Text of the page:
As it awaits another milestone, the staff at the Lake County recorder of deeds office wants to ensure it will be recognized with a hands-on celebration.
Electronic filing, which accounts for nearly a third of the records received, will be disabled temporarily Thursday until after the bearer of the 7 millionth document to be recorded since 1844 has conducted his or her business.
"We'll turn that program off. We want a live person," said Mary Ellen Vanderventer, who took office in 1996 and was elected to a fifth term last November.
A basket of patriotic gifts awaits that visitor, expected sometime Thursday morning.
"Of course, we'll waive the fee," Vanderventer said. "We just want to make it fun and hopefully we won't scare the heck out of whoever walks in."
The volume of information and time spanned in those 7 million documents is a source of pride for Vanderventer, who has personally overseen the recording of 3 million of them.
"It really is amazing," she said. She estimated that 90 percent are related to land transactions of some kind, such as a deed or mortgage.
Some people can have dozens of documents attached to their name in a permanent, public file. And yes, all the original paper filings still exist, stored away from the sixth floor offices in downtown Waukegan.
"Every single thing. Every document back to 1844 is on the computer. We've scanned them and indexed them. But we also felt an obligation to keep the old records," said Vanderventer, who oversees a staff of 27 and an annual budget of about $11 million. The computer records are backed up at an out-of-state location.
It took 114 years to record the first million documents, 21 more years to reach 2 million and then another 12 years to get to 3 million. Since that mark in 1991, the pace has quickened as Lake County has grown.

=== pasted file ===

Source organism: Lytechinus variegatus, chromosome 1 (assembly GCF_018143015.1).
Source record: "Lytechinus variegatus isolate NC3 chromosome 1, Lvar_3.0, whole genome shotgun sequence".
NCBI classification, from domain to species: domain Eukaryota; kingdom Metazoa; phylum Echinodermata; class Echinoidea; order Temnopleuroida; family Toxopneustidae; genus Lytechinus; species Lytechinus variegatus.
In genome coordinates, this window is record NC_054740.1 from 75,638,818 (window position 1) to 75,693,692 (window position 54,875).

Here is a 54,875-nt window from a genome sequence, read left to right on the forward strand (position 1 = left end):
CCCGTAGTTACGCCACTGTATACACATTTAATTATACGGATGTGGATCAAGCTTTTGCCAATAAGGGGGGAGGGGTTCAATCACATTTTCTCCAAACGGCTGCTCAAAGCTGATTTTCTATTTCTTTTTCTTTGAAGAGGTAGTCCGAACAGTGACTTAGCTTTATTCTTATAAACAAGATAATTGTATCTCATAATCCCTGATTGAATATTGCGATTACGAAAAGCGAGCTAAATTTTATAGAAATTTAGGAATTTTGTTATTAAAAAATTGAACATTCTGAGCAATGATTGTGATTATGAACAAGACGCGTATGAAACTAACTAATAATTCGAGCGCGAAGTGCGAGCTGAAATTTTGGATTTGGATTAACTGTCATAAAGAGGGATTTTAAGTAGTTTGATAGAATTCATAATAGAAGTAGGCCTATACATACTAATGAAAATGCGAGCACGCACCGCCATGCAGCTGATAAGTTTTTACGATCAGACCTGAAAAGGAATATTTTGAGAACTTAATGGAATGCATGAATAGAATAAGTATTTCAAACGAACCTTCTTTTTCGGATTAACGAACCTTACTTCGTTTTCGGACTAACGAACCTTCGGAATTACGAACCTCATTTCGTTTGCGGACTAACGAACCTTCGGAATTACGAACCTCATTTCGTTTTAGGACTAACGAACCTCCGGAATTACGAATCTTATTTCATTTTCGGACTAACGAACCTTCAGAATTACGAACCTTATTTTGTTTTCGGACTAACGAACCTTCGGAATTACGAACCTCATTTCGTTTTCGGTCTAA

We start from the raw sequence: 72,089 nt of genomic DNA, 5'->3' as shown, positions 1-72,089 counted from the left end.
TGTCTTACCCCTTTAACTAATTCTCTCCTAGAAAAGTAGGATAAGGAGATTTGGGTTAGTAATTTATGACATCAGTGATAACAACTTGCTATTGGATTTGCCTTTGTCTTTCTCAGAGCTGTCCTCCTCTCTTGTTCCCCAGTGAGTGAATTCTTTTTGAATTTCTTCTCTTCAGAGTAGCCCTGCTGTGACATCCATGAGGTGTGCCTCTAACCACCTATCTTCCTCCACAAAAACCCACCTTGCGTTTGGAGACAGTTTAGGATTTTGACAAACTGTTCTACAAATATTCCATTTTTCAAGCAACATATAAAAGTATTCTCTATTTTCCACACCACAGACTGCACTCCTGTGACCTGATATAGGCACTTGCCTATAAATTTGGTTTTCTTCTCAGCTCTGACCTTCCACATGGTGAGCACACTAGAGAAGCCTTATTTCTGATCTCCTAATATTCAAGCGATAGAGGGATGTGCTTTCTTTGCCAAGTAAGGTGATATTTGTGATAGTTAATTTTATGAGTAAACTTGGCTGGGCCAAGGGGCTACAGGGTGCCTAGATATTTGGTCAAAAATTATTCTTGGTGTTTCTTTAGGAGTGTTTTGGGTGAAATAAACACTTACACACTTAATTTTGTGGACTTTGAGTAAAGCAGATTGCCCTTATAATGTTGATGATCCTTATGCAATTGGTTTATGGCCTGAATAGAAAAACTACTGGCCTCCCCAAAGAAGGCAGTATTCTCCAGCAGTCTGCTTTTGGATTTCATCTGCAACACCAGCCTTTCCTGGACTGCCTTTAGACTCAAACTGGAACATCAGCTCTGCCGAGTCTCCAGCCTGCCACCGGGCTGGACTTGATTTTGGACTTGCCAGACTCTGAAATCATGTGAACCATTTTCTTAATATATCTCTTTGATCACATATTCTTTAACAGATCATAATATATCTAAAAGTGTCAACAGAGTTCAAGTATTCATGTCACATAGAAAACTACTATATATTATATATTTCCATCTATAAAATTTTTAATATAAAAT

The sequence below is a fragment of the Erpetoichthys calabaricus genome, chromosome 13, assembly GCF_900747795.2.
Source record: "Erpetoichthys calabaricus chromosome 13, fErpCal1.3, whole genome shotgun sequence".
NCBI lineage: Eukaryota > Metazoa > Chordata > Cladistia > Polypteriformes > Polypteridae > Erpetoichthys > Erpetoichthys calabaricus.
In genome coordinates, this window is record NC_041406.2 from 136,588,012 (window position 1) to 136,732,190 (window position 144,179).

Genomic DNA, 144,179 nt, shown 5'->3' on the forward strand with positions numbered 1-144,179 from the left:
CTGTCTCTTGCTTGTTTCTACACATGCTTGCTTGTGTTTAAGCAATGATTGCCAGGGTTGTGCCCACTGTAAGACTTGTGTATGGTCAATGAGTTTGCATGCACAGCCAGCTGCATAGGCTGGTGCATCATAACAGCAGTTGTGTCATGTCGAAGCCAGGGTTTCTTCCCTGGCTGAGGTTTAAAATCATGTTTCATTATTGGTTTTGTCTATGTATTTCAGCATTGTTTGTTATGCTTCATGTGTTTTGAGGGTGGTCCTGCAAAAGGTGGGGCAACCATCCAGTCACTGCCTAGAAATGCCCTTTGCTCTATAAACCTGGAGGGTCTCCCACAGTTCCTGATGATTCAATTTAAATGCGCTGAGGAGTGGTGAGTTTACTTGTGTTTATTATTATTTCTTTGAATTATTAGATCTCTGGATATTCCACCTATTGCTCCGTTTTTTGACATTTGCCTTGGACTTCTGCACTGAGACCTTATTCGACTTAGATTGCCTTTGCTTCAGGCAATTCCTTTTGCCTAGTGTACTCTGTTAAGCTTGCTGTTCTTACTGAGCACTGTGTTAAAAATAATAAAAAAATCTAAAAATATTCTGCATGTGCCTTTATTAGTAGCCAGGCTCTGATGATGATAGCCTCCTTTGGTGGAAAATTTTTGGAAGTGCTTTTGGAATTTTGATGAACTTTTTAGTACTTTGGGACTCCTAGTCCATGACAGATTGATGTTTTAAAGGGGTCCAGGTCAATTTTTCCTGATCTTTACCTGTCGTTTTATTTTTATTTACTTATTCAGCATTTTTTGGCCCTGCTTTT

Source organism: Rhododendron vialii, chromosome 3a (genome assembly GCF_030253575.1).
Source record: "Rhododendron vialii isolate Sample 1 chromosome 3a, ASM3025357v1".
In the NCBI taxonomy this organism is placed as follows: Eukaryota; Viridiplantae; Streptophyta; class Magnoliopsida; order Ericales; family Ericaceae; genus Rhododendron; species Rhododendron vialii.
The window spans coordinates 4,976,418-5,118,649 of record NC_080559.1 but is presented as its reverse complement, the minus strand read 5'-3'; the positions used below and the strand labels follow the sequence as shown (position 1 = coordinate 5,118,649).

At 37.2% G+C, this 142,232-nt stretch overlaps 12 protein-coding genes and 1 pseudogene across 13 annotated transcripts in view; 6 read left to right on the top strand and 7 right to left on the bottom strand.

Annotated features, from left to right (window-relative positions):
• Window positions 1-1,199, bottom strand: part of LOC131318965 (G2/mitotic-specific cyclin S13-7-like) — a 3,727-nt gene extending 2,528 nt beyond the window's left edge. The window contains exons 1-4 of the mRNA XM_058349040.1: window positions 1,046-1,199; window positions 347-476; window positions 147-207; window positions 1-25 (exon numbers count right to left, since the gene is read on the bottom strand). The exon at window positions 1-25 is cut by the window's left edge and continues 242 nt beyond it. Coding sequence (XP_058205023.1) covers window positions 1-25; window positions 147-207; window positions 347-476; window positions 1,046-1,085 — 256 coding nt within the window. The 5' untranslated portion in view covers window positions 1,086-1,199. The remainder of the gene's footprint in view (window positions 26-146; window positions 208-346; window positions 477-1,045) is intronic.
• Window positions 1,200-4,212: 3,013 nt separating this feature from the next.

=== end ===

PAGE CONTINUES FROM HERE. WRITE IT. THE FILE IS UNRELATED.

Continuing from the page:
But the numbers also reflect other trends. Foreclosure filings have become the second most filed document, according to Vanderventer. The number of foreclosures has risen from 2,114 in 2003 to 9,379 -- boosting the monthly average during that time from 176 to 782.
"That's in the hundreds every single month," Vanderventer said. "That's very sad. Those are the hard ones to watch."
The housing market collapse in 2009 resulted in six layoffs at the recorder's office and 2011 marked the lowest number of recordings (116,012) since 1990. The trend began to shift in early 2012 and consumers slowly are regaining confidence in the market, she said.
Military discharge papers and uniform commercial code filings, which represents a loan on an asset other than a home, round out the more prevalent documents. Someone occasionally will record marriage vows or a report card, she added.
Vanderventer said the biggest change during her tenure has been the emergence of electronic filings. Three state-approved companies electronically submit only records that don't require a signature, such as a bank's release of a mortgage.
Meanwhile, the office is scheduled to move temporarily on June 21, as renovations at the Lake County government center continue.
"But we'll have a kiosk in the lobby and the public will feel no pain," she said.